The Hawai‘i State Department of Health (DOH) has completed its contact investigation for tuberculosis (TB) that began in March after a student attending Hawai‘i Pacific University (HPU) and Kapiolani Community College (KCC) was diagnosed with active TB disease.
As of today, no new related cases of active TB disease have been identified. Two students were found to have latent TB infection, which is the inactive (dormant) and noncontagious form of TB. Both students were offered treatment.
According to Dr. Richard Brostrom, Chief of the DOH Tuberculosis Control Branch, “Our investigation has shown that this patient was not highly infectious. We appreciate the cooperation of the students and faculty that were potentially exposed, as well as our successful collaboration with the two colleges.”
Both HPU and KCC worked very closely with the DOH to provide notification and follow-up to those who may have been exposed. Emails were sent immediately to a total of 210 students and faculty who shared the same classroom with the ill student to inform them of the exposure and the need to be tested for TB. Of those, 108 reported for evaluation.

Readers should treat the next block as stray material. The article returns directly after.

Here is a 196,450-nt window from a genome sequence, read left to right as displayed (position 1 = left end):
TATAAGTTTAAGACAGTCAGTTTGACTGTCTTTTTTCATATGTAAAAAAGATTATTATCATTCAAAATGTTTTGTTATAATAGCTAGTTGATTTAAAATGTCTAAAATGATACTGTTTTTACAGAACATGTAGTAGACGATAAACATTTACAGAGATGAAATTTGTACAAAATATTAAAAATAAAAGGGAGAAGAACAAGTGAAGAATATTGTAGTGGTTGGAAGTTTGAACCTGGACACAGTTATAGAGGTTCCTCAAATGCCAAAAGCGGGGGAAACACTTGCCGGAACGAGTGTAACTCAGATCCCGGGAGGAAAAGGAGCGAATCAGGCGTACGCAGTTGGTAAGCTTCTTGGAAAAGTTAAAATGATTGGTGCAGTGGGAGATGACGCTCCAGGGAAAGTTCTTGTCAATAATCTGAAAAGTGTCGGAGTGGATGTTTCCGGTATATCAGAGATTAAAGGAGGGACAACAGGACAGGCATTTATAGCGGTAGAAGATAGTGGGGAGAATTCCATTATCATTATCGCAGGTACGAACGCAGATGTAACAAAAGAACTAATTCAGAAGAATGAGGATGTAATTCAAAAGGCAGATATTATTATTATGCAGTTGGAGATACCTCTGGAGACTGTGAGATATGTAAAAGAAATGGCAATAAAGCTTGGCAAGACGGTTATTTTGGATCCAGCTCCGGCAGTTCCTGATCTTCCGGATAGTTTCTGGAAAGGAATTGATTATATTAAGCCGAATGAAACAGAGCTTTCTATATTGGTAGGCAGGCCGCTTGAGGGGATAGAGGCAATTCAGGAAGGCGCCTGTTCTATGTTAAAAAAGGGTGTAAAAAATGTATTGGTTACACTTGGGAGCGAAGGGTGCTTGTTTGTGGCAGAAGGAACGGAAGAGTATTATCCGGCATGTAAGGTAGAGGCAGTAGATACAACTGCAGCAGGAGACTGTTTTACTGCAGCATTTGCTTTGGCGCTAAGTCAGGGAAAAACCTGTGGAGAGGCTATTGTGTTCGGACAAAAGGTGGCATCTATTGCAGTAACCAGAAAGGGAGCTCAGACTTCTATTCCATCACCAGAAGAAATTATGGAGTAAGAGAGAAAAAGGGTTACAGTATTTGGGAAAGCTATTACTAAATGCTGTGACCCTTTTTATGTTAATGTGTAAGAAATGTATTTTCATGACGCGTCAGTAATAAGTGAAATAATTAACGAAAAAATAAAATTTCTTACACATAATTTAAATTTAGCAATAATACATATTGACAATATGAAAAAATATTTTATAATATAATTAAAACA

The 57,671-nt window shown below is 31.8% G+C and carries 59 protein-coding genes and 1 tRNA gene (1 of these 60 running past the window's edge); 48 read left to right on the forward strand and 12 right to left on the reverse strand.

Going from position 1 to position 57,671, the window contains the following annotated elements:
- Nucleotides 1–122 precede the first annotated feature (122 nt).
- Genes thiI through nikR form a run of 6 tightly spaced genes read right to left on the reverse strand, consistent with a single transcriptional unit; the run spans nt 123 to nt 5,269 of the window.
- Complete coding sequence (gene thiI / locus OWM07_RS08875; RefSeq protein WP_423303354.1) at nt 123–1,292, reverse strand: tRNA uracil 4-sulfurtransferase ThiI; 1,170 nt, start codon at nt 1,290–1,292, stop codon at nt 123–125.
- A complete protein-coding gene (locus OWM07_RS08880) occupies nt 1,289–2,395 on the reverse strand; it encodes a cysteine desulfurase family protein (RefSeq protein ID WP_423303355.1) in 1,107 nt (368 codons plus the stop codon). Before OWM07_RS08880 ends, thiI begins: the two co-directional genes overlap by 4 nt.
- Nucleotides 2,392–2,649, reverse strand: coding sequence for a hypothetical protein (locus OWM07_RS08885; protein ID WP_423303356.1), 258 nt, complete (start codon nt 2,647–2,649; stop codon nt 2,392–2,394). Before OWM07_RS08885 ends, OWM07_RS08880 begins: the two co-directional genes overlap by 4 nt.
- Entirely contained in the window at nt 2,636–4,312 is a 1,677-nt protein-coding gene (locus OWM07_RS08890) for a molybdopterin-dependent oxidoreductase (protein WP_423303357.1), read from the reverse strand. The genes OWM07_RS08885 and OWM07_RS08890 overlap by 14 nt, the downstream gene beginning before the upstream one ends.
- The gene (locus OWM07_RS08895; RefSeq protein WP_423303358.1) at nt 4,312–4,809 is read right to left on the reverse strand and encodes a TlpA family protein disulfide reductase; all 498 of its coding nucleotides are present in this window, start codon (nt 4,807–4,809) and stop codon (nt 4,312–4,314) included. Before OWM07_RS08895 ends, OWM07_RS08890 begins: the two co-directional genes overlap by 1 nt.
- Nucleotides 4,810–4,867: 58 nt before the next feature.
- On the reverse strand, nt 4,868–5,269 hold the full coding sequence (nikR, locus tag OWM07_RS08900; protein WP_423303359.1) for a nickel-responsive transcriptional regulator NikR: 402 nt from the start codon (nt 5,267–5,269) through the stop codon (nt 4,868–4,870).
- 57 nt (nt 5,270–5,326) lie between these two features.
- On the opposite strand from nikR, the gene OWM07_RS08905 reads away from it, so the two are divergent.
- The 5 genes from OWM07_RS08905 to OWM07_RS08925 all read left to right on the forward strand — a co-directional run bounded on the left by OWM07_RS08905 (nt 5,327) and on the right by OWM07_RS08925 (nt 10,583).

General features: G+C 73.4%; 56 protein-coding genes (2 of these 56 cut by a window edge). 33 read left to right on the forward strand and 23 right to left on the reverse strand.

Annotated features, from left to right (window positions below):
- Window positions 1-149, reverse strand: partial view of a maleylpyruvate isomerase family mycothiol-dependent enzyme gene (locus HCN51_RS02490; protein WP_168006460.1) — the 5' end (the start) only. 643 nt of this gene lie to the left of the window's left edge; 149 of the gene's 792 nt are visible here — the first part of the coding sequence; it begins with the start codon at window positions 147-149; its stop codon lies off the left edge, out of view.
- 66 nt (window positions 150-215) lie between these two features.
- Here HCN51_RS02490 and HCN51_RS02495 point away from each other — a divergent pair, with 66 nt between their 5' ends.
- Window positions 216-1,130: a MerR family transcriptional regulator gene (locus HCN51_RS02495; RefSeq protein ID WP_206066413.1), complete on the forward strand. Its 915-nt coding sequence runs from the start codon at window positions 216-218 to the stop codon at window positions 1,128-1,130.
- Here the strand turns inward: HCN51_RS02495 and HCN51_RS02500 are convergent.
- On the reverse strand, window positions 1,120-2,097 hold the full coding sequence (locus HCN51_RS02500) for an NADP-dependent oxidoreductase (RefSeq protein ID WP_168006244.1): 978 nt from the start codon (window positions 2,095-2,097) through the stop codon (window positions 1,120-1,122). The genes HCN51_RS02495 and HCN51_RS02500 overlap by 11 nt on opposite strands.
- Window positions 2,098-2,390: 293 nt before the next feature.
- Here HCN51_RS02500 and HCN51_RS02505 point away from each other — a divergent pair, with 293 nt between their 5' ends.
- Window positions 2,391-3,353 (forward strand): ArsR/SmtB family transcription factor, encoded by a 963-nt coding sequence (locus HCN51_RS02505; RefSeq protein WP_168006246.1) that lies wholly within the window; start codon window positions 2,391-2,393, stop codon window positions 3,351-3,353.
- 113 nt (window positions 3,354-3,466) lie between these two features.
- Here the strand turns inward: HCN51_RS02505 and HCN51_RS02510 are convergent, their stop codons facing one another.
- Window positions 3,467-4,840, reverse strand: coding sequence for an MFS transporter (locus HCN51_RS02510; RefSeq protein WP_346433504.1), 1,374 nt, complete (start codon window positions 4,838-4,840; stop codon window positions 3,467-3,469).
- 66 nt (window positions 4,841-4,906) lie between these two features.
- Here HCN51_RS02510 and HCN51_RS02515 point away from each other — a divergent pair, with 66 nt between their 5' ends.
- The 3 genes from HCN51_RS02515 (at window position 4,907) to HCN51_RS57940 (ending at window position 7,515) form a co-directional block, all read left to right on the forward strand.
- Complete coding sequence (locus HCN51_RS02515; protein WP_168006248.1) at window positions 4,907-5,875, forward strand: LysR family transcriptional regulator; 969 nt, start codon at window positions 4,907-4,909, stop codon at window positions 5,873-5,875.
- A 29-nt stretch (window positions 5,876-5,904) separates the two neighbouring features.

The DOH conducted a total of eight days of testing on-campus at both institutions at no cost to those exposed. Reminder phone calls were made prior to the testing events. Persons who did not take advantage of the testing on-campus received another phone call and a letter (by postal mail or delivered in class) with instructions to report to the DOH for TB testing.
Those notified who have not completed their evaluation, but still want to be screened, should call 832-3539 to make arrangements for TB testing at no cost at the DOH TB Control Branch located at the Lanakila Health Center.
The DOH TB Control Program works to reduce the incidence of TB in the state by providing effective prevention, detection, treatment, and educational services. Program activities include diagnosis and treatment; identification and investigation of cases; providing treatment of latent TB infection in high risk patients including contacts of active TB cases, those who are HIV positive, and those with evidence of untreated TB; conducting direct services including chest xray, sputum smear and culture, tuberculin skin testing, anti-tuberculosis therapy, and directly observed therapy through various clinics locations. For more information on TB go to http://hawaii.gov/health/family-child-health/contagious-disease/tb/faq.html